How to Prevent Workplace Violence

According to the Occupational Safety and Health Administration, murder comes in as the fourth main cause of fatal injuries in the workplace, making workplace violence a very scary reality of the 21st century. That’s why workplace violence is a chief security concern for employers and employees alike.

Types of workplace violence vary and can include: homicide, threats, bullying, and verbal and physical attacks. This article will explore the reasons why people may become disgruntled and will provide helpful ways to protect your employees and patrons from workplace violence.

Why Workplace Violence Occurs

Potentially dangerous or disgruntled persons come in all ages and from varying socioeconomic backgrounds. They may be employees, customers, or even relatives of employees or customers. For example, Adam Lanza, the Sandy Hook Elementary School shooter, was the son of a former teacher of the school. Perpetrators of workplace violence can range from aggressive individuals who feel slighted to people suffering from mental health issues.

Here are a few reasons why violence happens in the workplace:

  • A thorough background investigation isn’t conducted on employees, which could have revealed a violent
    criminal past or abusive history
  • Employees bring personal issues with them instead of focusing on work while at work
  • The company doesn’t have a hotline to report aggressive behavior or for employees to express
    concerns
  • There is a lack of security consciousness, planning, or preparation to prevent security issues

By providing helpful support for your employees, you can reduce the risk of violence in the workplace.

What You Can Do About It

Some executives don’t believe that violence could ever happen at their establishment. However, that mentality can eventually lead to a lack of preparedness. Instead, employers should adopt a security consciousness and awareness that trickles down to the employees through policy and training. Here are a few ideas to increase security at your workplace.

Always Conduct Background Checks

Did the time ever exist when an employer could just hire someone on a whim? Doing so in the 21st century can not only lead to a bad hire, but it can also be deadly and lead to expensive legal battles. When hiring employees, make sure your personnel always conduct criminal background checks on potential employees. Contact references and probe them with open-ended questions to elicit honest responses about the safety of the potential employee’s behavior.

Communicate with Employees Fairly

Miscommunication and perceived unfairness are major causes of conflict in many types of relationships, including working ones. To address this, create an employee hotline so that employees who feel wronged or hurt have a proper outlet to channel their rage. If you have a hire that isn’t working out, communicate through performance appraisals and document your discussions. Also, stay positive yet firm whenever possible in your dealings with the employee. It is best to have more than one professional in the room when dealing with potentially disgruntled employees.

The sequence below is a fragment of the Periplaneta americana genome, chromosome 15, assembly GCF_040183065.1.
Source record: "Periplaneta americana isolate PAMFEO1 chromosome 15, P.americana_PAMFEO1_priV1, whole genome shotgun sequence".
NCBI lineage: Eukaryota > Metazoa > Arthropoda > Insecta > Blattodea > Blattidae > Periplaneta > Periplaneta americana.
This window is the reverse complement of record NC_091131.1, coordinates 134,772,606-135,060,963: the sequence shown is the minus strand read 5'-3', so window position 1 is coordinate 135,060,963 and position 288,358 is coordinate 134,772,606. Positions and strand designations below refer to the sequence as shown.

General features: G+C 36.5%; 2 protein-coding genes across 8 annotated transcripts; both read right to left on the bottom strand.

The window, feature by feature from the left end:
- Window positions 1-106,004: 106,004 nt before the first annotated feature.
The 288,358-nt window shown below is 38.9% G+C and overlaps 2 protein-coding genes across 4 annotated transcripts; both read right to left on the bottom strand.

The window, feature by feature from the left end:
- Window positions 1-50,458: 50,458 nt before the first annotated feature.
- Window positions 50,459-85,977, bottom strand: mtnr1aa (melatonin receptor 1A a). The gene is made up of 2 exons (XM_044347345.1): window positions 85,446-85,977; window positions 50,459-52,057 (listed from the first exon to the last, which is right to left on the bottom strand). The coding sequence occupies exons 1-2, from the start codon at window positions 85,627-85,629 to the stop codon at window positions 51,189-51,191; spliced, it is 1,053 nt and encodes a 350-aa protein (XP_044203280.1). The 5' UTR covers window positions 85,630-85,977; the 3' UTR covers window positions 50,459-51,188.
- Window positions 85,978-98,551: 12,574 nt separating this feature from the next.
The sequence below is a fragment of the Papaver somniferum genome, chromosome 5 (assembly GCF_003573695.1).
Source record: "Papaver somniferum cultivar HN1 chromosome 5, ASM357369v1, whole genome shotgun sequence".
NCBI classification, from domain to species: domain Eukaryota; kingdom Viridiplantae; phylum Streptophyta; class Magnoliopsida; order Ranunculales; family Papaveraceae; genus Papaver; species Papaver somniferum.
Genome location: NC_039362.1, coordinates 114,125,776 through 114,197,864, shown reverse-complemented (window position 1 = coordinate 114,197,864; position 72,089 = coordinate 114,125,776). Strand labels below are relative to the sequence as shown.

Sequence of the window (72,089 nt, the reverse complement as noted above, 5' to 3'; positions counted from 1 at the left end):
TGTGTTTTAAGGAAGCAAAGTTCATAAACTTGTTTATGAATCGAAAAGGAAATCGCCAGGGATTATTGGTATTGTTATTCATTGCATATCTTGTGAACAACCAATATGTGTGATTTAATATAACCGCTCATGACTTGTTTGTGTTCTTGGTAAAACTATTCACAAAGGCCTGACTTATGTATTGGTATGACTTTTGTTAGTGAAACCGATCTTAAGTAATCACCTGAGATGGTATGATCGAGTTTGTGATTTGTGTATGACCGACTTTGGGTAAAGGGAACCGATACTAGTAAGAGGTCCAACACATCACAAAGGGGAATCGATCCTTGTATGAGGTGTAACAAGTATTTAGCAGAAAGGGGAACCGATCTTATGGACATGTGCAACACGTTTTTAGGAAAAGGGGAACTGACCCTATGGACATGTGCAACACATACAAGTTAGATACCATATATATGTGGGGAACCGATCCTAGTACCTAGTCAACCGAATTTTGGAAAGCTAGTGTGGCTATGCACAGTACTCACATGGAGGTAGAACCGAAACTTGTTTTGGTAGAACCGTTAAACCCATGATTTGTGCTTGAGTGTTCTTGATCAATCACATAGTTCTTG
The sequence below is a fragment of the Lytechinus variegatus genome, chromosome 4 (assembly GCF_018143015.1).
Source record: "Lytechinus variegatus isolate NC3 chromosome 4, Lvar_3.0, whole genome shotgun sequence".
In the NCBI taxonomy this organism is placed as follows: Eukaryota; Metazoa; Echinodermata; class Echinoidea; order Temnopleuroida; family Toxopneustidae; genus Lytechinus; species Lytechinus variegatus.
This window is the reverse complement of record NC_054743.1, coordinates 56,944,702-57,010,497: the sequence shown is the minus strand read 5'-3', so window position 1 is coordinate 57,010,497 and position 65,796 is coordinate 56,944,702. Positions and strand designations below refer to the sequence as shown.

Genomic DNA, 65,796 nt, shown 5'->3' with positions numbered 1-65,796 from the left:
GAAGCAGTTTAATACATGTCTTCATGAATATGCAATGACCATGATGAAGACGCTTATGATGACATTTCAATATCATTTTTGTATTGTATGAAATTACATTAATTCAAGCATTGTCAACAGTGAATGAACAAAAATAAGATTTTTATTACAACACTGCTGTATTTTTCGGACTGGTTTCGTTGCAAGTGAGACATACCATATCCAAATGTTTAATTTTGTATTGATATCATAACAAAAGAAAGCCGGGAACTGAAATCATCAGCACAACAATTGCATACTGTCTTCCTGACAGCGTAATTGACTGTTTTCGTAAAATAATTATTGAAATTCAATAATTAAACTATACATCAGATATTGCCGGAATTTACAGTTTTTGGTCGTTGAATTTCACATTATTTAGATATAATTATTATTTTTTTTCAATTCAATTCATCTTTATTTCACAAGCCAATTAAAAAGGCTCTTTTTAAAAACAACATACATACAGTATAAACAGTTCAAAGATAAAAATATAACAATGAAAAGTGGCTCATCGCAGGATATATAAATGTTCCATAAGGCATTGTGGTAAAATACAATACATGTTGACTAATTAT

Be Mindful When Laying off Workers

Many employees plan to devote their working years to a single company in exchange for a retirement pension plan and associated perks. Therefore, when employers lay off people who have put in a significant time at their company, they will almost always be met with backlash. That’s why it’s vital to be mindful when laying off workers.

Instead of laying off long-term employees without any prior notification, consider giving them time to find other jobs. When possible communicate with them early about the reasons and explain clearly when their last day will be and the amount of any severance package. Remember to consider the timing of the separation. It would be unwise to lay off workers two days before Christmas if you’re trying to prevent added animosity and tension.

Consult a Security Team

There are myriad reasons why people may become disgruntled and potentially violent. The reasons are as potentially diverse as the number of people in the population. Every day, nearly 150 million people go to work in the U.S. More than 2 million of those workers report being victims of workplace aggression or abuse.

If you’ve laid off workers who may become disgruntled or if you have a violent employee, consider hiring a security service to help you with increasing the security at your office. People who feel slighted or wronged will often result to workplace violence. To ensure your safety and the safety of your customers and employees, it is wise to consult experienced professionals like Trident Security.